Metaphysical Essays on Ontological Parsimony, Composition, and Truthmaking

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This dissertation consists of three papers on a set of interconnected issues in metaphysics involving ontological parsimony, the metaphysics of composition, and truthmaker theory. The first paper examines the question of whether nonfundamental entities ought to be taken into consideration when assessing a theory for ontological parsimony. By appealing to a series of cases, I argue that nonfundamental entities should be taken into consideration, contrary to what several prominent metaphysicians have contended. This has important implications for a wide variety of debates in metaphysics involving nonfundamental posits, whether those nonfundamental posits are abstract sets, material composites, or social entities like groups or institutions. The second paper of my dissertation develops a novel epistemological objection to radically minimalist views in the metaphysics of composition (such as mereological nihilism or organicism) that eliminate all or most composite objects in favor of the fundamental entities that make them up. I argue that paying careful attention to the content of perceptual experience and to how we gain justified beliefs about the external world reveals that proponents of such views cannot consistently claim to be justified in believing propositions about the arrangements of mereological simples. This has disastrous epistemological consequences for proponents of those views. The argument of the paper demonstrates the importance of paying attention to epistemological considerations in metaphysics, especially when it comes to radically revisionary views. The third paper defends a moderate theory of truthmaking by developing novel objections to two central theses of orthodox truthmaker theory, truthmaker maximalism (the view that every truth has a truthmaker) and truthmaker necessitarianism (the view that truthmakers must necessitate the truth of what they make true). In particular, the paper responds to some recent attempts to defend both maximalism and necessitarianism that have received insufficient attention in the literature.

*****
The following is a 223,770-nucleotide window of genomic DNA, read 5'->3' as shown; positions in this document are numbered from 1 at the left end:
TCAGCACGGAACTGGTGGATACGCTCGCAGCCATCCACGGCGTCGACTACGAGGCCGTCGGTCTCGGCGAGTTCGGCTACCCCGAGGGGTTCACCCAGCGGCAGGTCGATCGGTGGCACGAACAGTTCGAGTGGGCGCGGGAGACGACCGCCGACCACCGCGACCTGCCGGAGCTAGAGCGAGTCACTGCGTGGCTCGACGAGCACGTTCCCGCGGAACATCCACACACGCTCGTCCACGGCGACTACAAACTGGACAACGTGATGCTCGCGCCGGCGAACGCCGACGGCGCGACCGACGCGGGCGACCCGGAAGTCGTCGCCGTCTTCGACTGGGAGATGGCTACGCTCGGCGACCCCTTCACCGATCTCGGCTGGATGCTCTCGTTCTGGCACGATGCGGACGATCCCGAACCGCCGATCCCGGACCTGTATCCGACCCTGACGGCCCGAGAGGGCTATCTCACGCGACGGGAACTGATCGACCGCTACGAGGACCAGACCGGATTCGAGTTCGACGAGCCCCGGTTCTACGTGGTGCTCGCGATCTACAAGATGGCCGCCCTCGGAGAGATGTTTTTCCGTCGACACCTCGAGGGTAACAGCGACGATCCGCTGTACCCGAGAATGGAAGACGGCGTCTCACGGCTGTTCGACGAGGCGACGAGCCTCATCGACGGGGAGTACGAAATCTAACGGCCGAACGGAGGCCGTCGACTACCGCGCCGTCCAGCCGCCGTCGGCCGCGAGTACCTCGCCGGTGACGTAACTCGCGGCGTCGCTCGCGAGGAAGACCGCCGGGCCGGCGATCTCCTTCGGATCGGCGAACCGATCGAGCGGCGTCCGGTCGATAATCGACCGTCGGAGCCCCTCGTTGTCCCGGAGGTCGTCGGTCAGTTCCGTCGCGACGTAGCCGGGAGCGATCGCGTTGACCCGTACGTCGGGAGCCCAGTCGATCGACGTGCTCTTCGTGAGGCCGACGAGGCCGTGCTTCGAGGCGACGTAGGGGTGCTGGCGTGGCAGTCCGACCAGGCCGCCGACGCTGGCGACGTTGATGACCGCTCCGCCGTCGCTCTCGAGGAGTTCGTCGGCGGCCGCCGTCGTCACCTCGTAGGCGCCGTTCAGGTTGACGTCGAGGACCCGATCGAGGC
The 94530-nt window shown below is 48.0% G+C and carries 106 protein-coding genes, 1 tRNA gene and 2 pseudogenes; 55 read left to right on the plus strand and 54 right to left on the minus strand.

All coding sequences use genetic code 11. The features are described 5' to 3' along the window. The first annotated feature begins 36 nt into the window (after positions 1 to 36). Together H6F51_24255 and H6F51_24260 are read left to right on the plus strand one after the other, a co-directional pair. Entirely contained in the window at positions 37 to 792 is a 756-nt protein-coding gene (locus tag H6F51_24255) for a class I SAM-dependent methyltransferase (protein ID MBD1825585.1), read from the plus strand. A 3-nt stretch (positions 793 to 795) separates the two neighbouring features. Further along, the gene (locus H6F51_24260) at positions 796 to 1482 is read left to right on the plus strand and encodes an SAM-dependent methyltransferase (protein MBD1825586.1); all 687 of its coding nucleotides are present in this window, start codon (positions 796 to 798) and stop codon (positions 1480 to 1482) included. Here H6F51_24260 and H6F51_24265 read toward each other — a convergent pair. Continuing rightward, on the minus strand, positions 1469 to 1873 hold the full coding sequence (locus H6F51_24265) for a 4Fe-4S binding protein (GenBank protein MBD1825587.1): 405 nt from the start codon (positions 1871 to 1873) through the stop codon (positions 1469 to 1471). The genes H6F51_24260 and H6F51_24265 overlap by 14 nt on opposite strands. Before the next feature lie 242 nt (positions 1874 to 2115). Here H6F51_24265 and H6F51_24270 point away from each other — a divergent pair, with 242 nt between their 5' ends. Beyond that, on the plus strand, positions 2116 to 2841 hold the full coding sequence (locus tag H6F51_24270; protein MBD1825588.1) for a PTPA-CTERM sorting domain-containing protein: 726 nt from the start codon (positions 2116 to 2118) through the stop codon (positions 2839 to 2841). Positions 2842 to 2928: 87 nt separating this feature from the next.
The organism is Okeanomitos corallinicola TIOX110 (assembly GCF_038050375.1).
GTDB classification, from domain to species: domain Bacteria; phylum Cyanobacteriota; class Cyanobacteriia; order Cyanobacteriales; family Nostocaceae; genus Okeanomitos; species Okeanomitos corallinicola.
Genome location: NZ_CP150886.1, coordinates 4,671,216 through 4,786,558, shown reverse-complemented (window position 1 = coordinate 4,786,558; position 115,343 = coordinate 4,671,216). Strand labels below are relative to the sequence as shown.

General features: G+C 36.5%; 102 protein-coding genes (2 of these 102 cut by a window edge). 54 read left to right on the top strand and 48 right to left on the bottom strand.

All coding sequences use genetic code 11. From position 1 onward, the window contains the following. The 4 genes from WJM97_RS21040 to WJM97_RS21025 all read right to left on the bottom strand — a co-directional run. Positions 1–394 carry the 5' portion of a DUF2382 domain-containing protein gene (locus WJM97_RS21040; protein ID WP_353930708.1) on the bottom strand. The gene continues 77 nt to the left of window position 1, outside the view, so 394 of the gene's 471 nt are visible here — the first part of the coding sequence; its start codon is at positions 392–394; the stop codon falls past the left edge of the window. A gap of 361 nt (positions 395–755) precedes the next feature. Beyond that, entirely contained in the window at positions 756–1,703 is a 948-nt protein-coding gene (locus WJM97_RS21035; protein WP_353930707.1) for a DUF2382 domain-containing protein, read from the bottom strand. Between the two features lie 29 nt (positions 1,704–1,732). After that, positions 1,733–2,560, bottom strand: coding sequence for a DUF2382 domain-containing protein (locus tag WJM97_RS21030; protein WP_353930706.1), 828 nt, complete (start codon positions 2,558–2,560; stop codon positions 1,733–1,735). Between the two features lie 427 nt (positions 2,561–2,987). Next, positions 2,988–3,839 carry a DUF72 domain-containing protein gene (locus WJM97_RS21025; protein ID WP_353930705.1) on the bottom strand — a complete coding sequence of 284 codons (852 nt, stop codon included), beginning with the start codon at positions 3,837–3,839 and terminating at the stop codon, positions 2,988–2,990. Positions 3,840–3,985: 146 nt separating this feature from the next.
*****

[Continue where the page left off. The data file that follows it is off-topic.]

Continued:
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120 pages


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Silins, Nicholas

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Bennett, Karen
Kocurek, Alexander W.

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Ph. D., Philosophy

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Doctor of Philosophy

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dissertation or thesis

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